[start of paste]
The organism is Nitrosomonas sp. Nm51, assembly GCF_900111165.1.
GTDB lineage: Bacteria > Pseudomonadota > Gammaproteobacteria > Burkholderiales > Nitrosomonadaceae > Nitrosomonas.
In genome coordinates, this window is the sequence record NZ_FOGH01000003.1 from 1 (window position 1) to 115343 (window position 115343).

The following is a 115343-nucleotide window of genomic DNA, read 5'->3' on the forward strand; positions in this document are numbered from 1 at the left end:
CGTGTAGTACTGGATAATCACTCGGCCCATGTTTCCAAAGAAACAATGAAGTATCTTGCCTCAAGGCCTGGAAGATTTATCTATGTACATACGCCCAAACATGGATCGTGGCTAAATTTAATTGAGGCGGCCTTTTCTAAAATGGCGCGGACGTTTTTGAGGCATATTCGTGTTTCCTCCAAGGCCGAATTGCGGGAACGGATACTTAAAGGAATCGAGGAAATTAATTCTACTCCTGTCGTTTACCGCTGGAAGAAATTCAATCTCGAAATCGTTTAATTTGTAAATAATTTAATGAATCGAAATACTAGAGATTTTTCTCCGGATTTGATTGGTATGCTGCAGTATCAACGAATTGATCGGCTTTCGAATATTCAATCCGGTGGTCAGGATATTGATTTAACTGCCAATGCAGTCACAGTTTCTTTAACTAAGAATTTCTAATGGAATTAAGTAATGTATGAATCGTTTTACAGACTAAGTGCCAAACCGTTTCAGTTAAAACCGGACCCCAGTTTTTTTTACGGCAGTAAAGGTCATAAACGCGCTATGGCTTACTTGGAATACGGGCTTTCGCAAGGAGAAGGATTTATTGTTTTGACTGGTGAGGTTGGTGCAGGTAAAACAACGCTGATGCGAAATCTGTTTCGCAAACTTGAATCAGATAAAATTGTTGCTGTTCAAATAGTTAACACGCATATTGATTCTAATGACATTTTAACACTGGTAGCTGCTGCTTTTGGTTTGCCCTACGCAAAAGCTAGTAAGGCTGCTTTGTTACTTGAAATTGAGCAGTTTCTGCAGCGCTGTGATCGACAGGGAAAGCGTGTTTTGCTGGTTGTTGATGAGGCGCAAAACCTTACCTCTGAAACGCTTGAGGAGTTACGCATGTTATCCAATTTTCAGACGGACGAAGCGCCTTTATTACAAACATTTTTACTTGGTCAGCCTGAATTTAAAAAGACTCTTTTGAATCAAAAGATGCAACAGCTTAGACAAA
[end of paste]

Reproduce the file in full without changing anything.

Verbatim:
The organism is Nitrosomonas sp. Nm51, assembly GCF_900111165.1.
GTDB lineage: Bacteria > Pseudomonadota > Gammaproteobacteria > Burkholderiales > Nitrosomonadaceae > Nitrosomonas.
In genome coordinates, this window is the sequence record NZ_FOGH01000003.1 from 1 (window position 1) to 115343 (window position 115343).

The following is a 115343-nucleotide window of genomic DNA, read 5'->3' on the forward strand; positions in this document are numbered from 1 at the left end:
CGTGTAGTACTGGATAATCACTCGGCCCATGTTTCCAAAGAAACAATGAAGTATCTTGCCTCAAGGCCTGGAAGATTTATCTATGTACATACGCCCAAACATGGATCGTGGCTAAATTTAATTGAGGCGGCCTTTTCTAAAATGGCGCGGACGTTTTTGAGGCATATTCGTGTTTCCTCCAAGGCCGAATTGCGGGAACGGATACTTAAAGGAATCGAGGAAATTAATTCTACTCCTGTCGTTTACCGCTGGAAGAAATTCAATCTCGAAATCGTTTAATTTGTAAATAATTTAATGAATCGAAATACTAGAGATTTTTCTCCGGATTTGATTGGTATGCTGCAGTATCAACGAATTGATCGGCTTTCGAATATTCAATCCGGTGGTCAGGATATTGATTTAACTGCCAATGCAGTCACAGTTTCTTTAACTAAGAATTTCTAATGGAATTAAGTAATGTATGAATCGTTTTACAGACTAAGTGCCAAACCGTTTCAGTTAAAACCGGACCCCAGTTTTTTTTACGGCAGTAAAGGTCATAAACGCGCTATGGCTTACTTGGAATACGGGCTTTCGCAAGGAGAAGGATTTATTGTTTTGACTGGTGAGGTTGGTGCAGGTAAAACAACGCTGATGCGAAATCTGTTTCGCAAACTTGAATCAGATAAAATTGTTGCTGTTCAAATAGTTAACACGCATATTGATTCTAATGACATTTTAACACTGGTAGCTGCTGCTTTTGGTTTGCCCTACGCAAAAGCTAGTAAGGCTGCTTTGTTACTTGAAATTGAGCAGTTTCTGCAGCGCTGTGATCGACAGGGAAAGCGTGTTTTGCTGGTTGTTGATGAGGCGCAAAACCTTACCTCTGAAACGCTTGAGGAGTTACGCATGTTATCCAATTTTCAGACGGACGAAGCGCCTTTATTACAAACATTTTTACTTGGTCAGCCTGAATTTAAAAAGACTCTTTTGAATCAAAAGATGCAACAGCTTAGACAAA